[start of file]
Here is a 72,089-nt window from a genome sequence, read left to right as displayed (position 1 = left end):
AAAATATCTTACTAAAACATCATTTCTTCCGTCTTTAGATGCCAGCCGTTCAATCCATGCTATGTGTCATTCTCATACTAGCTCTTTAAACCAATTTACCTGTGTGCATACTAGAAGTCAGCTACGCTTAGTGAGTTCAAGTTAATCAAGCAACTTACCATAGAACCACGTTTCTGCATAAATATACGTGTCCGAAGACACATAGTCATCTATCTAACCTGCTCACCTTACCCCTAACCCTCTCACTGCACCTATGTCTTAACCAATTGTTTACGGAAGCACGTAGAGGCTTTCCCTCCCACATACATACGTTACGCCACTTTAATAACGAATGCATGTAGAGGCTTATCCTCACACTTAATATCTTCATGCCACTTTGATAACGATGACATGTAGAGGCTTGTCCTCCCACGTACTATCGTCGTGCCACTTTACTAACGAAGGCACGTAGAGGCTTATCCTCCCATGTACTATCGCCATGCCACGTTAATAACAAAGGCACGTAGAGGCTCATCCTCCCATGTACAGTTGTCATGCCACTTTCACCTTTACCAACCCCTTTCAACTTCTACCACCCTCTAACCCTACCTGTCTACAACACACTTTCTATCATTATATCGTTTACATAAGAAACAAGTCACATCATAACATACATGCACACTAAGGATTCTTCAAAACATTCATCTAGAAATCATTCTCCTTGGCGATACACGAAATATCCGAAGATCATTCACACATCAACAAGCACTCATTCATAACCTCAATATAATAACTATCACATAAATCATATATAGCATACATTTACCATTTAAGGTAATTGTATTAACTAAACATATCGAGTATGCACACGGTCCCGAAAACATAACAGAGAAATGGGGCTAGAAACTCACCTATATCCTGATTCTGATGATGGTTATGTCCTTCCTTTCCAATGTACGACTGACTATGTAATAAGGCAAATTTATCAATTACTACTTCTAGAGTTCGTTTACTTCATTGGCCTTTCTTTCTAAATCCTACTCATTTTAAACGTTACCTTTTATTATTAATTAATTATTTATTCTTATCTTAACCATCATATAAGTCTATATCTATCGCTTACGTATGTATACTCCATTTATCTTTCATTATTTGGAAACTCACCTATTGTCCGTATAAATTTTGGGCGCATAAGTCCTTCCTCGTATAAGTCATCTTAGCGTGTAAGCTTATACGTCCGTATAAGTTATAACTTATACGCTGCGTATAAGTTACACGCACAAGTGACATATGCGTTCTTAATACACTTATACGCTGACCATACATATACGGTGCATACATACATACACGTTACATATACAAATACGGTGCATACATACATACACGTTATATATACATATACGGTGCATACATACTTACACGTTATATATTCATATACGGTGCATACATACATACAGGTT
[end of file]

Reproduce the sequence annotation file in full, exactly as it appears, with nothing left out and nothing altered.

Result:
Here is a 72,089-nt window from a genome sequence, read left to right as displayed (position 1 = left end):
AAAATATCTTACTAAAACATCATTTCTTCCGTCTTTAGATGCCAGCCGTTCAATCCATGCTATGTGTCATTCTCATACTAGCTCTTTAAACCAATTTACCTGTGTGCATACTAGAAGTCAGCTACGCTTAGTGAGTTCAAGTTAATCAAGCAACTTACCATAGAACCACGTTTCTGCATAAATATACGTGTCCGAAGACACATAGTCATCTATCTAACCTGCTCACCTTACCCCTAACCCTCTCACTGCACCTATGTCTTAACCAATTGTTTACGGAAGCACGTAGAGGCTTTCCCTCCCACATACATACGTTACGCCACTTTAATAACGAATGCATGTAGAGGCTTATCCTCACACTTAATATCTTCATGCCACTTTGATAACGATGACATGTAGAGGCTTGTCCTCCCACGTACTATCGTCGTGCCACTTTACTAACGAAGGCACGTAGAGGCTTATCCTCCCATGTACTATCGCCATGCCACGTTAATAACAAAGGCACGTAGAGGCTCATCCTCCCATGTACAGTTGTCATGCCACTTTCACCTTTACCAACCCCTTTCAACTTCTACCACCCTCTAACCCTACCTGTCTACAACACACTTTCTATCATTATATCGTTTACATAAGAAACAAGTCACATCATAACATACATGCACACTAAGGATTCTTCAAAACATTCATCTAGAAATCATTCTCCTTGGCGATACACGAAATATCCGAAGATCATTCACACATCAACAAGCACTCATTCATAACCTCAATATAATAACTATCACATAAATCATATATAGCATACATTTACCATTTAAGGTAATTGTATTAACTAAACATATCGAGTATGCACACGGTCCCGAAAACATAACAGAGAAATGGGGCTAGAAACTCACCTATATCCTGATTCTGATGATGGTTATGTCCTTCCTTTCCAATGTACGACTGACTATGTAATAAGGCAAATTTATCAATTACTACTTCTAGAGTTCGTTTACTTCATTGGCCTTTCTTTCTAAATCCTACTCATTTTAAACGTTACCTTTTATTATTAATTAATTATTTATTCTTATCTTAACCATCATATAAGTCTATATCTATCGCTTACGTATGTATACTCCATTTATCTTTCATTATTTGGAAACTCACCTATTGTCCGTATAAATTTTGGGCGCATAAGTCCTTCCTCGTATAAGTCATCTTAGCGTGTAAGCTTATACGTCCGTATAAGTTATAACTTATACGCTGCGTATAAGTTACACGCACAAGTGACATATGCGTTCTTAATACACTTATACGCTGACCATACATATACGGTGCATACATACATACACGTTACATATACAAATACGGTGCATACATACATACACGTTATATATACATATACGGTGCATACATACTTACACGTTATATATTCATATACGGTGCATACATACATACAGGTT